“He has such an interesting face.”
That’s the first thing Crazy Heart and Out of the Furnace director Scott Cooper says about Willem Dafoe. He’s right. You can’t not stare at Dafoe (and his exceedingly pointy cheekbones) whenever he’s on screen, whether it’s in Platoon, Spider-Man or his newest release, Out of the Furnace. In the film Dafoe plays John Petty, a gambling boss in the crumbling industrial town of Braddock, Pennsylvania, who gets Iraq war veteran Rodney Baze (played by Casey Affleck) into a rigged fight for cash. The fight ends up taking a deadly turn and Rodney’s brother (Christian Bale) takes matters into his own hands, plotting vigilante revenge.
Though Cooper says Out of the Furnace is based in part on personal, real-life events (the grandson of a Virginia coal-miner, Cooper lost his own brother to a person like Harlan DeGroat), the character of John Petty was invented and written for Dafoe. He “always enters his scenes like a blade, disturbing the molecules,” Cooper says. “But he can also play a man who cares. He cares about Rodney, he cares about Russell, but in the end, it’s business.”
Of course, Dafoe’s face also played a part in the decision to cast him. “I wanted a guy who looked a little Eastern Bloc and who maybe came to Braddock as John Petrovich but shortened his name to John Petty,” says Cooper.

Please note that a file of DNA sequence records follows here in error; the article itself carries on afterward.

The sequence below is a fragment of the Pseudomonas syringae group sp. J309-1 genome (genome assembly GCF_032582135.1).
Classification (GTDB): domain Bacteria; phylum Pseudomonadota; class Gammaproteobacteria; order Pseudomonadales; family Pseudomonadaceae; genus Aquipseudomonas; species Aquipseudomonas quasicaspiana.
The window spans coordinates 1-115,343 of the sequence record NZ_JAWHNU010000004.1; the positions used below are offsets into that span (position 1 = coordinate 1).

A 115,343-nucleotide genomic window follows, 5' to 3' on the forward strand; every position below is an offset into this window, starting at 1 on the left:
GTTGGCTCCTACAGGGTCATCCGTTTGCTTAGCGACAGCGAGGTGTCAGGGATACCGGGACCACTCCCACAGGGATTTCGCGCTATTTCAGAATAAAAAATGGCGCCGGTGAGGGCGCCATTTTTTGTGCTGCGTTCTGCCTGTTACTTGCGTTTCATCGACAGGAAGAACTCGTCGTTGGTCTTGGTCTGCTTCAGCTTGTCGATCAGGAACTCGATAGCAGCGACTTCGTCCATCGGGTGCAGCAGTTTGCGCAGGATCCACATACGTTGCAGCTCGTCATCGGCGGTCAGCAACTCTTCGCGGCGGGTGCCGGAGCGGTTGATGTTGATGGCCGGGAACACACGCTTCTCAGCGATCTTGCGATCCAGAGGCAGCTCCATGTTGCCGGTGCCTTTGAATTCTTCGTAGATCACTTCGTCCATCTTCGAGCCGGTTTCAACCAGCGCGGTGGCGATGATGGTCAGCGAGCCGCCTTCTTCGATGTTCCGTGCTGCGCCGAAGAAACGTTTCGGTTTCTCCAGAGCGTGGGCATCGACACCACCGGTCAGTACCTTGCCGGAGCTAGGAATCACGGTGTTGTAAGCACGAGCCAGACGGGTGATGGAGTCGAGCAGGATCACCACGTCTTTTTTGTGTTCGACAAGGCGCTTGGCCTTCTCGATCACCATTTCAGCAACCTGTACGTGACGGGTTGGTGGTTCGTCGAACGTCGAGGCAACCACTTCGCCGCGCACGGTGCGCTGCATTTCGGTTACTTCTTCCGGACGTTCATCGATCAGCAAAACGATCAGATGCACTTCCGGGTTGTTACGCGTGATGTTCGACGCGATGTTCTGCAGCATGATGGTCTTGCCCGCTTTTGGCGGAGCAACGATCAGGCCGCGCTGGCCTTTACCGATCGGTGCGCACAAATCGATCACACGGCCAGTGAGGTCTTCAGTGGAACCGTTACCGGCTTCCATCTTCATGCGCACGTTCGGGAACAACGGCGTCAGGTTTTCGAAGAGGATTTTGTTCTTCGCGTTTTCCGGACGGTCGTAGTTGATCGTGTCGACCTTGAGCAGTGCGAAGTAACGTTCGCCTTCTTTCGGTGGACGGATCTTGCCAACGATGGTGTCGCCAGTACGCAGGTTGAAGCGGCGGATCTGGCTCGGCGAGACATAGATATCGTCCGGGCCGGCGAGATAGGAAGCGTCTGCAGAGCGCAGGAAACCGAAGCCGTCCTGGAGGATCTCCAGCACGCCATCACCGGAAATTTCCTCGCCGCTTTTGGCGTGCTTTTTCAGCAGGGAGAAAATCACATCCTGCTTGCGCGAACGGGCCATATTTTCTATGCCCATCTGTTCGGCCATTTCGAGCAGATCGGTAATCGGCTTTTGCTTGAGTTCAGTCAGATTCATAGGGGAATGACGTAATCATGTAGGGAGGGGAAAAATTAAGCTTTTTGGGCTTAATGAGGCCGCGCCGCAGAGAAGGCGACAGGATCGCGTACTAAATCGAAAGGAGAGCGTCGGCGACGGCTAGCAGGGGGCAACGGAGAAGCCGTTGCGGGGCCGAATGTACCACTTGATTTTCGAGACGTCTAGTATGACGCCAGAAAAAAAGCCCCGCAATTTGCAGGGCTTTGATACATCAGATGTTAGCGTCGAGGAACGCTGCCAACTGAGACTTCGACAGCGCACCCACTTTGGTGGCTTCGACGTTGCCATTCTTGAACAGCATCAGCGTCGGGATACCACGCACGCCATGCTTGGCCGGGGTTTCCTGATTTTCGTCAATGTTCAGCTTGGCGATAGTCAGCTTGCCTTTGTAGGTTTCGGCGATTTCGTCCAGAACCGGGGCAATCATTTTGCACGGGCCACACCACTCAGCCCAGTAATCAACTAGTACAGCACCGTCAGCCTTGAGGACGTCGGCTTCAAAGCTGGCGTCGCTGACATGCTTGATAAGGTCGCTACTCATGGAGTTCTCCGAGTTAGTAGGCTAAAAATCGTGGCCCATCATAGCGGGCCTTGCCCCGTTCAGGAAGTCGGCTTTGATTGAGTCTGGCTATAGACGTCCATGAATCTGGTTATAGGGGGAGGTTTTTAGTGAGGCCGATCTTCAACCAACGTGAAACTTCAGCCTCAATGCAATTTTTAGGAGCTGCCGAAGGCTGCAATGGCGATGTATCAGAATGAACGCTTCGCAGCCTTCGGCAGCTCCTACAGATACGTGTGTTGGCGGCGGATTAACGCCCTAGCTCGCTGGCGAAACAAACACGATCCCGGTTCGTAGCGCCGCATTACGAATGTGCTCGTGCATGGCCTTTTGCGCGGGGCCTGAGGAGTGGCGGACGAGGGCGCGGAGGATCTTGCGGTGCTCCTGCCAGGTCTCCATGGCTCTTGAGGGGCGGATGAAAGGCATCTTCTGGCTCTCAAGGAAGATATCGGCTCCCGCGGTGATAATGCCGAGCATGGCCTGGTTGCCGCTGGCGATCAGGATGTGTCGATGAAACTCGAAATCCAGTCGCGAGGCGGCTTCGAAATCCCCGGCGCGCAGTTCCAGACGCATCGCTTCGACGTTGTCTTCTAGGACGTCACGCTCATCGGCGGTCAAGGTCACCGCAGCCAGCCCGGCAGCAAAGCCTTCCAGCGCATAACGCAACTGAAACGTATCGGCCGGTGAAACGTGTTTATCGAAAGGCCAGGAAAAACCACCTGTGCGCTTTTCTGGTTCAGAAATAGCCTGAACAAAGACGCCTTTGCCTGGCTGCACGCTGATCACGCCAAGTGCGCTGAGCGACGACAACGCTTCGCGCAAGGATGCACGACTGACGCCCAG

When I called up Dafoe to talk about playing John Petty, he was at home and busy signing some “urgent papers” (read: deciding the fates of nations). He also almost had his phone line hijacked by someone else in the house (at whom he then screamed, “Johnny, I’m on the phone! Jeez louise, it’s a circus right now!”), but he still graciously talked about playing John Petty, going virtual for a PS3 game, and whether or not that’s his real O-face in the poster for Nymphomaniac.
The Daily Beast: You’ve said you grew up in a kind of factory town as well. Were there any parts of the story or the setting that felt sort of familiar for you?
Dafoe: Just the whole factory milieu. An industrial place that, economically, has a strong base go into decline. It didn’t happen so dramatically where I grew up, but it was something that I recognized from other places in the Midwest that I had been.
Your character John Petty is such a conflicted guy. On the one hand he’s almost like a paternal figure to Russell and Rodney but on the other he has his business to run.
I always like those characters that are a mixed bag. In this case he has done some pretty unsavory things but he basically seems like a decent person, although it’s skewed through his particular prism of needs. He does take care of people and he does care about the Baze brothers and he does try to help them the best he can, conditioned by who he is and what he does. Which, in a world that’s not black and white, I think makes us look at our lives and other people around us in a more sensitive manner. We’re more empathetic when we see characters like this.
How much did you love that turtleneck and leather jacket?